The Western Cape of South Africa is well known as the largest wine producing region in the country. However, the region is also fast up and coming as a producer of craft beer and cider. It is home to a number of boutique, microbreweries, with estimates suggesting that there are more craft brewers in the Western Cape than in Gauteng.
Craft brewers are different from their mass market counterparts in their use of artisanal manufacturing processes, small production runs and distinguishing flavours. It is the opportunity to try new and innovative ales produced by the hands of local artisans that has such wide appeal, making craft beer a significantly growing trend. “The market for craft beer in South Africa has exploded in recent years, perhaps a little behind the USA, Germany and the UK, but it has taken off. People are keen to explore more diverse, natural varieties of beer; the more local, the better. “International guests to Cape Town are especially keen to explore artisanal beers that are produced right here in the Western Cape. Trying locally produced food and drink makes their experience of the Cape more authentic,” says Marc Weber at The Table Bay, which recently became the first five-star hotel in South Africa to develop its own craft beer with Cape-based craft brewing company, Darling Brewery. Its Wild Legend Weiss is an aromatic Krystal Weiss Beer, brewed with Western Cape culture and climate in mind.
Much like touring wine farms on the wine route, touring craft breweries dotted across the region and exploring their small batch brews has become a must-do for visitors to the Western Cape.
“We love our guests to explore the authentic, unique, experiential activities that allow them to gather a touch of Cape Town and make good memories. Visiting local microbreweries and brew-pubs is one of them,” says Marc.
Nearby The Table Bay, on historic Albert Road, in the heart of Cape Town’s creative hub of Woodstock, stands a very special Nano brewery. The Woodstock Brewer’s Co-op, where 16 enthusiastic, talented brewers all brew under one roof, has been going strong since June of 2015. There beer explorers can enjoy a pint of Bugler’s, Three-Legged Cat, Dutch Courage, Hophazard and a dozen more, right there in the attached bar.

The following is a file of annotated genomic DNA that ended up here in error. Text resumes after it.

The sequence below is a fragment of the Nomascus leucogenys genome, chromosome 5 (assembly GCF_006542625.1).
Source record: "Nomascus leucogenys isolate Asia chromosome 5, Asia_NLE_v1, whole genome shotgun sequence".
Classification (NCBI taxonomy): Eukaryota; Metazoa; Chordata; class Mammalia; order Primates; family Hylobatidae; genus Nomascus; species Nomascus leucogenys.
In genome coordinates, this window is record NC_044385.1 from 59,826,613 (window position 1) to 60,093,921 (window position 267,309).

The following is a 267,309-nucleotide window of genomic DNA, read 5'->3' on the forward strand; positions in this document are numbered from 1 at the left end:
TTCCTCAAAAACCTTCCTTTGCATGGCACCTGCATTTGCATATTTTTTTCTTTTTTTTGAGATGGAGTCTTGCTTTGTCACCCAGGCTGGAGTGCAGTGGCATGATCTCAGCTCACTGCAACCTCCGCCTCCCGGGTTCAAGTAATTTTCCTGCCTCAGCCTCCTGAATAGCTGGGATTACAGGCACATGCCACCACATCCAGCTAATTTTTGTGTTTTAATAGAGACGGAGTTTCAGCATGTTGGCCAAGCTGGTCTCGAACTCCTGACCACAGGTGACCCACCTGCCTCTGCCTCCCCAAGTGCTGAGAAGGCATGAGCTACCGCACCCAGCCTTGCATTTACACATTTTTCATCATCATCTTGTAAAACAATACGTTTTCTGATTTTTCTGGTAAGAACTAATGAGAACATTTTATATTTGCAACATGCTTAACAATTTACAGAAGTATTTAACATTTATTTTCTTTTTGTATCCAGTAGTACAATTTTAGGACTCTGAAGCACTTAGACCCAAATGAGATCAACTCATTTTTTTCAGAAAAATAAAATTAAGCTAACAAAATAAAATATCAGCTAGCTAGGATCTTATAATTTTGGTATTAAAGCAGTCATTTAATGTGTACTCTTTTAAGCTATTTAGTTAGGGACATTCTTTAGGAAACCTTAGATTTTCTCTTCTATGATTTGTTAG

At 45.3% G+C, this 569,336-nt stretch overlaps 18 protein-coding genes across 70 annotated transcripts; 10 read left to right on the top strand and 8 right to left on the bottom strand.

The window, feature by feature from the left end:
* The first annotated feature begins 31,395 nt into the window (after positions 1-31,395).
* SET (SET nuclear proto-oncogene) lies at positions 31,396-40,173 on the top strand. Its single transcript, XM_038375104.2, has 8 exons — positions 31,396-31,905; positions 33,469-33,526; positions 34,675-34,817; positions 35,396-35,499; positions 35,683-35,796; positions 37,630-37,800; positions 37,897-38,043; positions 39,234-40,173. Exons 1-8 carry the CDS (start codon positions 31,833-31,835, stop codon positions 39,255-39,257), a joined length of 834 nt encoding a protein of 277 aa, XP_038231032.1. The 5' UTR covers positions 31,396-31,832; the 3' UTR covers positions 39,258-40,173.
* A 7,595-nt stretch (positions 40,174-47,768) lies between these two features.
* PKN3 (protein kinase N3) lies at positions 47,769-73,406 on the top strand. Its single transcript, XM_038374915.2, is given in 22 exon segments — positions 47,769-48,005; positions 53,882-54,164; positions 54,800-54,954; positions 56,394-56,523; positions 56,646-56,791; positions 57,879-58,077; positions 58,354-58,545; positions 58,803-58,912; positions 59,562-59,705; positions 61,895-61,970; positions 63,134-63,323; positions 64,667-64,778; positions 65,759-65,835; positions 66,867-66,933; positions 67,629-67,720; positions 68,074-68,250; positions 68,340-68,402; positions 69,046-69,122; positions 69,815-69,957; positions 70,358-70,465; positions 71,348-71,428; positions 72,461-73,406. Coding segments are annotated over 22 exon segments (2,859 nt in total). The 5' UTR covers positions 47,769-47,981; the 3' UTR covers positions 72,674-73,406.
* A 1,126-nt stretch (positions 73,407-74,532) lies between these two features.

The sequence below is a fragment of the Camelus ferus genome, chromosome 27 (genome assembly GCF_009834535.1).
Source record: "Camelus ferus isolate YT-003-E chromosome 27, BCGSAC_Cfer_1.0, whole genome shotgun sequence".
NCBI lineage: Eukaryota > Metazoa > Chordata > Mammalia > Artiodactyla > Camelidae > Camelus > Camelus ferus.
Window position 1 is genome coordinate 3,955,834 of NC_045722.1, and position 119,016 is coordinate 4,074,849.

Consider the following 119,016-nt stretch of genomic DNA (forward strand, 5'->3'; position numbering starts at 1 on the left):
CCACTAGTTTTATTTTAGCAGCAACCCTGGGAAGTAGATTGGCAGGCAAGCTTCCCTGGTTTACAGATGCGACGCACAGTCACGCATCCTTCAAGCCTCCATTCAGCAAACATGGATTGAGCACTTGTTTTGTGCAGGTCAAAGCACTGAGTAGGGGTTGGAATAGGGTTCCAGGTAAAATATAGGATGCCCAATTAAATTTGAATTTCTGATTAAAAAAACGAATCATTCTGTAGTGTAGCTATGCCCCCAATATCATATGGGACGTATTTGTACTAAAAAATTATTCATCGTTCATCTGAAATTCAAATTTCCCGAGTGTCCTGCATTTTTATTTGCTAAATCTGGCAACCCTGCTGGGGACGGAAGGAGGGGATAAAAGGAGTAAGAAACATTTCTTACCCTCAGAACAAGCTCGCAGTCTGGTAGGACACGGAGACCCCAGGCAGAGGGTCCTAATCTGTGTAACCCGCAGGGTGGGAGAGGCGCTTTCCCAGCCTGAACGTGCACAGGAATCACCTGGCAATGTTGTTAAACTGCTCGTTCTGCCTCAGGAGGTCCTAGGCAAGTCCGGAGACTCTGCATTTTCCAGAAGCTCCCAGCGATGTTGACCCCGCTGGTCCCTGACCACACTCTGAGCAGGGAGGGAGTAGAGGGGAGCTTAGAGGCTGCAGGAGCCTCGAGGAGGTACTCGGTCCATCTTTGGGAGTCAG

Where large-scale brewing offers homogeneity, the Woodstock Co-op offers endless diversity. There are 16 taps to choose from, with every beer lovingly crafted only a few metres away. The brewers continually experiment and refine, and challenge themselves to come up with interesting, innovative beers. This philosophy results in unique brews with personality, from a light, easy lager to a rich, dark chocolate stout, and everything in between, be it a Belgian Lambic or a Rooibos blonde ale. The brew, Fire Brewed, is inspired by the brewers’ passion for the voluntary firefighting teams that protect the nature reserves in the Cape. Each brew has a distinctive smokiness to align with the name.
In addition to these regular-ish brews, special edition batches are made to reflect the season, or a holiday, or, well, any excuse to make new and exciting beer. The brewers need little convincing to talk about brewing so, if visitors want to take a tour of the microbrewery, learn about beer, participate in a brew or even make a brew, it can be easily arranged.
Around Cape Town, there are several other small breweries which offer walkthroughs and tastings. Darling Brewery, responsible for The Table Bay’s signature Weiss beer, is about an hour’s drive out of Cape Town in the quaint town of darling on the West Coast. The brewery introduced the concept of Slow Beer, an unhurried fermentation process. Darling Brew has a collection of 11 beers and includes a light lager, a pale ale and an Indian ale. The signature drink is an extreme lager named Slow Beer, which is complemented by an ever-growing range of Darling Brew beers including Silver Back, Rogue Pony, Gypsy Mask, Thunder Bird, Sungazer, Black Mist, Bone Crusher and Slow Beer.
The taste room, operated by Flying Pig CureSmiths, offers a locally sourced smoke house menu where the concept of slow beer and slow food truly come together. The menu includes a variety of artisanal tapas, salads and slow-cured meat dishes based on traditional recipes with a number of beer pairings. Well worth the visit.
Read more about The Table Bay Hotel – CLICK HERE